#REVIEW: “MISS BALA”
Review by David Baldwin for Mr. Will Wong
Gloria (Gina Rodriguez) is an American visiting her cousin in Tijuana. During a deadly nightclub shootout, the pair are separated. As she grows desperate to find her cousin, Gloria gets drawn into the inner workings of a local cartel led by Lino (Ismael Cruz Cordova) – and she learns quickly that she must do whatever it takes to survive.
Catherine Hardwicke, the acclaimed Director of Thirteen and Twilight, is not the first person I would think of to tackle a movie like Miss Bala. The Film, a remake of a 2011 Spanish language film, is a Thriller that pushes the confines of its PG-13 rating. Its action scenes come fast and furiously, adding punctuations of violence to the picture. And the more suspenseful scenes have a gritty and edgy touch. These scenes are shot stylishly and edited quite well. Hardwicke also gives the Film a yellow haze that never dissipates, allowing the Mexican locales to feel like they are practically taking on a life of their own.
But the look of the Film and its action scenes is where the praise ends. Looking past the mild thrills and questionable real world overtones, the majority of Miss Bala feels lifeless, mundane and painfully ordinary. Nothing happens that could not be predicted well in advance, and all the exciting moments come in-between inconsequential exposition that is plagued by a “seen it, done it” feel. The Film is framed as a harrowing journey for a reluctant hero, but we are never really given a reason to care about her plight. We learn next to nothing about Gloria outside of her primary motivation for finding her cousin, and her transition in the Film’s finale into a gun toting vigilante rings false based on everything that came previously. Worse, the Film makes an explicit attempt to make Lino, the Film’s primary villain, as sympathetic and compelling as possible. There’s a reason for this, but then why is the film not focused on him instead? At least that could have made it slightly more interesting.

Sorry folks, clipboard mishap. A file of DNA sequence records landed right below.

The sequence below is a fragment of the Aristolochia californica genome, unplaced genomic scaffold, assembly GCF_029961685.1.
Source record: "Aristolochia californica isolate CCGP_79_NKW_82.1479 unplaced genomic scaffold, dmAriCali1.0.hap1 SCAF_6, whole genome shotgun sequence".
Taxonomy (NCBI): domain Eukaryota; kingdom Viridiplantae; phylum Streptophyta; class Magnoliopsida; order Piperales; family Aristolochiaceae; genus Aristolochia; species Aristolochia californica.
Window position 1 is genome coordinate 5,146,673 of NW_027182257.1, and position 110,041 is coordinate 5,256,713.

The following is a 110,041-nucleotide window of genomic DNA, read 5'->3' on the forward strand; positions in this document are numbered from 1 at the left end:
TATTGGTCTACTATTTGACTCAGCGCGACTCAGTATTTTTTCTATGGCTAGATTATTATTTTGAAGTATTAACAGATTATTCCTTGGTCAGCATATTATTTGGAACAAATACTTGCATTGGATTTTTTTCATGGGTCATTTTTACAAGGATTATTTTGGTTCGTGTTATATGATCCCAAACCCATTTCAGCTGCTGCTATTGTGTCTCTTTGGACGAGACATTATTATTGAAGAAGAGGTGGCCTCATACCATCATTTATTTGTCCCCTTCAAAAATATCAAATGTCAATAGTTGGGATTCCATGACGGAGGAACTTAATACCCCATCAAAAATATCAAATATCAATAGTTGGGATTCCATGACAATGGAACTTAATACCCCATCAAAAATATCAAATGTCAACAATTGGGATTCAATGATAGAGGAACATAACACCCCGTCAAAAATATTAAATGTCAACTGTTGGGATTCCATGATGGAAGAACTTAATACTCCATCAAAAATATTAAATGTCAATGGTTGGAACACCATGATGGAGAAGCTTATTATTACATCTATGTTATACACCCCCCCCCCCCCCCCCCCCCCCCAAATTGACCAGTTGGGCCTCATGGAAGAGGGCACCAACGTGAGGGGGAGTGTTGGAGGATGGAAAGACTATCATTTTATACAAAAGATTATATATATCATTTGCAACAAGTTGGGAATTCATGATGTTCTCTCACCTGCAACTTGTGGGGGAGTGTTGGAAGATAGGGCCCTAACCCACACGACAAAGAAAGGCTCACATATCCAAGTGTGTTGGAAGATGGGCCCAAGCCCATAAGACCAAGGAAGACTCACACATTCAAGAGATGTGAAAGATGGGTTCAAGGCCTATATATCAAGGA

While the Supporting Cast is filled with Latino actors (and for some wild reason, Anthony Mackie), only Cordova and Rodriguez make any sort of impact. Cordova is quite good as Lino, effectively balancing menace and compassion, often at the same time. He knows he is playing a stereotypical villain, but is just as keenly aware of the right tone and inflection needed to emphasize each of his scenes. He does a very good job supporting Rodriguez, who does her very best to carry Miss Bala on her shoulders. This is her first mainstream leading film role and is a far cry from the sweet and innocent young woman she plays on Jane the Virgin. She knows she has something to prove here, and she gives it her all. She struggles in some instances with and soars in others. The Script does her no favours, but she rises above it every chance she gets. Rodriguez is a formidable talent who deserves to headline a full blown action picture – not just the tease we get here.
Miss Bala is entertaining enough as a throwaway Action-Thriller, but lacks the spark needed to be considered anything but ordinary. The short amount of thrills is not enough to make up for an inconsequential script that does no one on-screen justice. I can only hope this will not be the last time we see Rodriguez in the Action realm.
Sony Pictures Canada release MISS BALA on February 1, 2019.